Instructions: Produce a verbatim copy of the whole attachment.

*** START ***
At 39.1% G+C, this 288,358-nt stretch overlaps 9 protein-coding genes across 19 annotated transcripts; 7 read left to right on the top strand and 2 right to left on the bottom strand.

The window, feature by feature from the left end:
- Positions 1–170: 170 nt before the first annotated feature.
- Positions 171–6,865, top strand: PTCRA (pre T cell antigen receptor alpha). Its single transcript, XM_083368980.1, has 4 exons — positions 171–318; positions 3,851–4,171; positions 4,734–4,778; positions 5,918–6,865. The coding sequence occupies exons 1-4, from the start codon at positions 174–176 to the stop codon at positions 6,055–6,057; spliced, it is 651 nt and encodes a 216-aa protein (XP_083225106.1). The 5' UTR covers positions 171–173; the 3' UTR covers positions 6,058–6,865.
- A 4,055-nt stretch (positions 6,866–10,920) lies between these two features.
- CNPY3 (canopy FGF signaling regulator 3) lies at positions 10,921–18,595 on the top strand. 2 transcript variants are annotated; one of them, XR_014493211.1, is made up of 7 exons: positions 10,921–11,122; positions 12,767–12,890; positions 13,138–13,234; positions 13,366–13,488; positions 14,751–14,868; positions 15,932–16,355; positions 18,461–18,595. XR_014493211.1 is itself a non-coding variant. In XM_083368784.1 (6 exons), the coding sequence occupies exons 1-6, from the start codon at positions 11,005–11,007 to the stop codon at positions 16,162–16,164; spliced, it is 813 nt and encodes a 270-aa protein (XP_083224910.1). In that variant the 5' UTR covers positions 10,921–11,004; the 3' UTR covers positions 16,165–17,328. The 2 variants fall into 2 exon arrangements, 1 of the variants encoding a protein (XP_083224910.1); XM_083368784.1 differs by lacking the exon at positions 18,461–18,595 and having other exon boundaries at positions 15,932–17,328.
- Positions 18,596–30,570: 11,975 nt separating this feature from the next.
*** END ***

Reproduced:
At 39.1% G+C, this 288,358-nt stretch overlaps 9 protein-coding genes across 19 annotated transcripts; 7 read left to right on the top strand and 2 right to left on the bottom strand.

The window, feature by feature from the left end:
- Positions 1–170: 170 nt before the first annotated feature.
- Positions 171–6,865, top strand: PTCRA (pre T cell antigen receptor alpha). Its single transcript, XM_083368980.1, has 4 exons — positions 171–318; positions 3,851–4,171; positions 4,734–4,778; positions 5,918–6,865. The coding sequence occupies exons 1-4, from the start codon at positions 174–176 to the stop codon at positions 6,055–6,057; spliced, it is 651 nt and encodes a 216-aa protein (XP_083225106.1). The 5' UTR covers positions 171–173; the 3' UTR covers positions 6,058–6,865.
- A 4,055-nt stretch (positions 6,866–10,920) lies between these two features.
- CNPY3 (canopy FGF signaling regulator 3) lies at positions 10,921–18,595 on the top strand. 2 transcript variants are annotated; one of them, XR_014493211.1, is made up of 7 exons: positions 10,921–11,122; positions 12,767–12,890; positions 13,138–13,234; positions 13,366–13,488; positions 14,751–14,868; positions 15,932–16,355; positions 18,461–18,595. XR_014493211.1 is itself a non-coding variant. In XM_083368784.1 (6 exons), the coding sequence occupies exons 1-6, from the start codon at positions 11,005–11,007 to the stop codon at positions 16,162–16,164; spliced, it is 813 nt and encodes a 270-aa protein (XP_083224910.1). In that variant the 5' UTR covers positions 10,921–11,004; the 3' UTR covers positions 16,165–17,328. The 2 variants fall into 2 exon arrangements, 1 of the variants encoding a protein (XP_083224910.1); XM_083368784.1 differs by lacking the exon at positions 18,461–18,595 and having other exon boundaries at positions 15,932–17,328.
- Positions 18,596–30,570: 11,975 nt separating this feature from the next.